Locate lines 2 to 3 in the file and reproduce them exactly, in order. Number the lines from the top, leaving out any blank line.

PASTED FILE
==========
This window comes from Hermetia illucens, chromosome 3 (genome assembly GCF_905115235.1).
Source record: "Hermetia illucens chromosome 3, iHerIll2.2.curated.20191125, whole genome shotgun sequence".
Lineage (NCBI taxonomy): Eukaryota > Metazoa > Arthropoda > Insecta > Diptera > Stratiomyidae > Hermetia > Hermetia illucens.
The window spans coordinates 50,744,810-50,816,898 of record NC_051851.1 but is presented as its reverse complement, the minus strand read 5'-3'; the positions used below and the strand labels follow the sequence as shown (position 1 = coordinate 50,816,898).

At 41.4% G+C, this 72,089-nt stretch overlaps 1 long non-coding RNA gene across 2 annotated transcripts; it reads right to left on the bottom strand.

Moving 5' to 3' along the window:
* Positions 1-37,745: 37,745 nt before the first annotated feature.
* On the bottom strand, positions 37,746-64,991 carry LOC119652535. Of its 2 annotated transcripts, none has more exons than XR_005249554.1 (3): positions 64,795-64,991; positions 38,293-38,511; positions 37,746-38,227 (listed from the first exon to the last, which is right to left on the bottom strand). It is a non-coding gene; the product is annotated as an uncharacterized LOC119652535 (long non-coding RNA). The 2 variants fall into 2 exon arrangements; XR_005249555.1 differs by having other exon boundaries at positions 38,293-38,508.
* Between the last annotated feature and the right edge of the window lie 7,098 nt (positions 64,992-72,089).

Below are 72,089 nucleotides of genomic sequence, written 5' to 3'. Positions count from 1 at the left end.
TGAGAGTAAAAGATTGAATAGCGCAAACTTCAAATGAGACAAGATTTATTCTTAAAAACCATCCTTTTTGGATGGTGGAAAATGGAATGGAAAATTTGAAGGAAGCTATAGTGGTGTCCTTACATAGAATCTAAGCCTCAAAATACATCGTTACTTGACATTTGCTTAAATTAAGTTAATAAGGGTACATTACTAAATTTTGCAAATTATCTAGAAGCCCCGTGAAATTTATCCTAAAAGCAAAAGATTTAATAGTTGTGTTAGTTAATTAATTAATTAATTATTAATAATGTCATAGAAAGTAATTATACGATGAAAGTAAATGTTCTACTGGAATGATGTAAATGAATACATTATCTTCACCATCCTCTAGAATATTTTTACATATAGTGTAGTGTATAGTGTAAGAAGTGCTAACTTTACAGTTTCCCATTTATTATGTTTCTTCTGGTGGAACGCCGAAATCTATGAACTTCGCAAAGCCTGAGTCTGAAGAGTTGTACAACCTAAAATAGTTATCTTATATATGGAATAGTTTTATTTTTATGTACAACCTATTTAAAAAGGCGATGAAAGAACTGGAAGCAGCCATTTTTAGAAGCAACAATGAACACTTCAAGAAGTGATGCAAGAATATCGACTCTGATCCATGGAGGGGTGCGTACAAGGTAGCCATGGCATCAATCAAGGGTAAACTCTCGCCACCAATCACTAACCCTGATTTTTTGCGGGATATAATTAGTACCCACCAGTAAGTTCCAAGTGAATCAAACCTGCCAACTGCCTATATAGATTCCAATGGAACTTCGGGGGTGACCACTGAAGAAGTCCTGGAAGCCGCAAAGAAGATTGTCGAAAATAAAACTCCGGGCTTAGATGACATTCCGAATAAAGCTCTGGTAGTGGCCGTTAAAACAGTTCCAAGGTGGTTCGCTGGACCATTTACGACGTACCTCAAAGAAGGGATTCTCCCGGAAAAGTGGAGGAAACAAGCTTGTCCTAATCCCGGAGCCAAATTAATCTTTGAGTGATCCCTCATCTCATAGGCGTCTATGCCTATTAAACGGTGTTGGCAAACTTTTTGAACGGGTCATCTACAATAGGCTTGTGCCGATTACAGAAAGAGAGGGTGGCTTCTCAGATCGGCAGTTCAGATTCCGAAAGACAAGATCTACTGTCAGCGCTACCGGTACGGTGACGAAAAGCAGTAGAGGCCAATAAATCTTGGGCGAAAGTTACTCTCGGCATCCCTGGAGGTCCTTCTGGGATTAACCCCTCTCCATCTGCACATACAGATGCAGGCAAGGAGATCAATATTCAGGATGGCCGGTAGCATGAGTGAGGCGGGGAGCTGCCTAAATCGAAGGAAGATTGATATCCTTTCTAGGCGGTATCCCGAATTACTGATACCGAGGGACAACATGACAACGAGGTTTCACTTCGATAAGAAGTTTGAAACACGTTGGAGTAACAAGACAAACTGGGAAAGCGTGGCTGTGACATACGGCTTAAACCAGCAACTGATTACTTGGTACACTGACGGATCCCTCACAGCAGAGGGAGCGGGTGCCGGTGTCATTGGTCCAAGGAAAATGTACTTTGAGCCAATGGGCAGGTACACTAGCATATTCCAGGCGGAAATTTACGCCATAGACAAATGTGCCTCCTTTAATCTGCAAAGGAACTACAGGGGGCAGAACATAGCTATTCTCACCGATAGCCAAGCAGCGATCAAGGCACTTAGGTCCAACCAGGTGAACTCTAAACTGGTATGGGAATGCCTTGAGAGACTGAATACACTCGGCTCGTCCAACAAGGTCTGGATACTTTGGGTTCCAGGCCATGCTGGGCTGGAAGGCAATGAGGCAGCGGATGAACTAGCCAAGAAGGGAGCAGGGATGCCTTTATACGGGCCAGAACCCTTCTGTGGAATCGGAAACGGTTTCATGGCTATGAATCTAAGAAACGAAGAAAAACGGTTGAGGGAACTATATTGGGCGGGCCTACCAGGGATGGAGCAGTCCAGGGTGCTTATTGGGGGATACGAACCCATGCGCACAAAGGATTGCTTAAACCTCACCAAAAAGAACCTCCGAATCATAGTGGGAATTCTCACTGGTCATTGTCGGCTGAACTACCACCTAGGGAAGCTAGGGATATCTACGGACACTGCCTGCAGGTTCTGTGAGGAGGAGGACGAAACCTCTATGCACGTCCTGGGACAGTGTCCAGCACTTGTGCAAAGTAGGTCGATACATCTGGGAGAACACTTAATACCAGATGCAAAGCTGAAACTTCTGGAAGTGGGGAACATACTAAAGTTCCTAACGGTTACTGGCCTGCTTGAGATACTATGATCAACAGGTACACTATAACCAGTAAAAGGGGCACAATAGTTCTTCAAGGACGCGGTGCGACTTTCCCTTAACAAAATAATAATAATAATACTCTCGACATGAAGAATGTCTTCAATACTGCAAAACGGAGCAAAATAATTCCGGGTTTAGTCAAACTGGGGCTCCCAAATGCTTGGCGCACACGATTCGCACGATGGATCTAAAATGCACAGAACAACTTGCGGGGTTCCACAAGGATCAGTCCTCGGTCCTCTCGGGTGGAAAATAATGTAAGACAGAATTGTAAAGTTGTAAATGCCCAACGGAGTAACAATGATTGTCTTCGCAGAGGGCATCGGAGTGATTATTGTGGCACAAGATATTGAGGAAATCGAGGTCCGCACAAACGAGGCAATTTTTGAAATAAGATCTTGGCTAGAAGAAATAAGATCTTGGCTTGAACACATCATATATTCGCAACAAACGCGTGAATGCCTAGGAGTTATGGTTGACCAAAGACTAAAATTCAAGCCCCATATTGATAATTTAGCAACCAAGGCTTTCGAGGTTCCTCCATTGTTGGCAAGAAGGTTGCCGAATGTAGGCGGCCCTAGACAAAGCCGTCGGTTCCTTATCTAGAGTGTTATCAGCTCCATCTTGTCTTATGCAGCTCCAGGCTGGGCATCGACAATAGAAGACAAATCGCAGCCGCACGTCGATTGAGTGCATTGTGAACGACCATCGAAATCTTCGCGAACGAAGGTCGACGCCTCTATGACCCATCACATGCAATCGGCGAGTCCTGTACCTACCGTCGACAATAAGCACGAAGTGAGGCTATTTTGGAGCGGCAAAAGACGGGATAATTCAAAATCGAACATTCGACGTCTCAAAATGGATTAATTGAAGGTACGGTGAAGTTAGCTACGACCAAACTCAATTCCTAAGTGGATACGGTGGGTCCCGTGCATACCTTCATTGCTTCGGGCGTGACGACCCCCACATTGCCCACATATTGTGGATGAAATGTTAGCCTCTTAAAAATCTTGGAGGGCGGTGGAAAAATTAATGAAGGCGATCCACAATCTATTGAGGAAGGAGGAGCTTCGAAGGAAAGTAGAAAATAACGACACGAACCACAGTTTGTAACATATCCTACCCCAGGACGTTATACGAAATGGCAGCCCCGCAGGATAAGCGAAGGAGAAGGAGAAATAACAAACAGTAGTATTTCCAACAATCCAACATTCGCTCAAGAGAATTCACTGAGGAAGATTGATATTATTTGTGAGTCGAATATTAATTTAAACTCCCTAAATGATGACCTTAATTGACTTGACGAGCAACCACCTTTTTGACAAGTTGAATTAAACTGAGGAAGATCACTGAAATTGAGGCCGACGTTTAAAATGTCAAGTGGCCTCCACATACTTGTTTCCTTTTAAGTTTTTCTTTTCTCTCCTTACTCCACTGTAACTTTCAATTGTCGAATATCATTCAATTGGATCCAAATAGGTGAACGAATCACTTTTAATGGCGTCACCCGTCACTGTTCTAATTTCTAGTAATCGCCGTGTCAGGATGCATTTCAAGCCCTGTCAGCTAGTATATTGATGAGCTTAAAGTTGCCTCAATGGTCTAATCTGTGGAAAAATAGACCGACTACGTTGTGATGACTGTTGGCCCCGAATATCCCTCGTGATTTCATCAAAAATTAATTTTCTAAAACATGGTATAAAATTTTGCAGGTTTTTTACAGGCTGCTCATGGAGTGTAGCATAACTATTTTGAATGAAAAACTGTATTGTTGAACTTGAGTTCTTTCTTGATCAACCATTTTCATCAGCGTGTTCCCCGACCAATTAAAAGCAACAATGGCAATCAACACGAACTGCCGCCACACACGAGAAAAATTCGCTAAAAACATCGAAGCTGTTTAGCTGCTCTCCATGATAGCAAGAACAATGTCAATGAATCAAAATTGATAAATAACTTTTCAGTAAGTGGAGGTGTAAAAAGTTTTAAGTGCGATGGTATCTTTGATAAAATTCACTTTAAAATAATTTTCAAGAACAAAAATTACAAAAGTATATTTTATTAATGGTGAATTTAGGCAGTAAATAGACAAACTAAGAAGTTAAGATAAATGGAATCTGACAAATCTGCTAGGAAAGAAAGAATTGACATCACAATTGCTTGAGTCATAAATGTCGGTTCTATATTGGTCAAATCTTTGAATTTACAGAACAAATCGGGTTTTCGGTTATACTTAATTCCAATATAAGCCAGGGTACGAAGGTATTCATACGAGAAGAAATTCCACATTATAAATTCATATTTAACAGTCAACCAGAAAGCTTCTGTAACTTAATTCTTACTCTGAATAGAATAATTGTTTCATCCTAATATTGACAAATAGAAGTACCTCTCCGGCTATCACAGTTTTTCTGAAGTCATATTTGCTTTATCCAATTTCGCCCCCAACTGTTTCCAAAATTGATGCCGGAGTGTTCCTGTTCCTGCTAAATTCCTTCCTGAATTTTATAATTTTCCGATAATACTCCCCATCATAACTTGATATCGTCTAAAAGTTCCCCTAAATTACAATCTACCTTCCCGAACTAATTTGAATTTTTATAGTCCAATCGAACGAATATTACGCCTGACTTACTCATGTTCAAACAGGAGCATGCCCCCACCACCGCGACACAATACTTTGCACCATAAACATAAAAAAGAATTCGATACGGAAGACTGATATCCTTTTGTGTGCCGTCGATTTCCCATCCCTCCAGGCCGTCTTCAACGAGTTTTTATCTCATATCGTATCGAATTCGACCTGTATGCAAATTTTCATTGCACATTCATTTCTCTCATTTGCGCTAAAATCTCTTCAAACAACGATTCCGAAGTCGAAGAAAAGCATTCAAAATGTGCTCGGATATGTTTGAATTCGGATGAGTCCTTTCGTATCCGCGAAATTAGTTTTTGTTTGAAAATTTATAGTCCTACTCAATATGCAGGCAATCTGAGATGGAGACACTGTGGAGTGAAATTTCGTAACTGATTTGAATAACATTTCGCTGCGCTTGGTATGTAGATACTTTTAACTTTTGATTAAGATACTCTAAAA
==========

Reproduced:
Source record: "Hermetia illucens chromosome 3, iHerIll2.2.curated.20191125, whole genome shotgun sequence".
Lineage (NCBI taxonomy): Eukaryota > Metazoa > Arthropoda > Insecta > Diptera > Stratiomyidae > Hermetia > Hermetia illucens.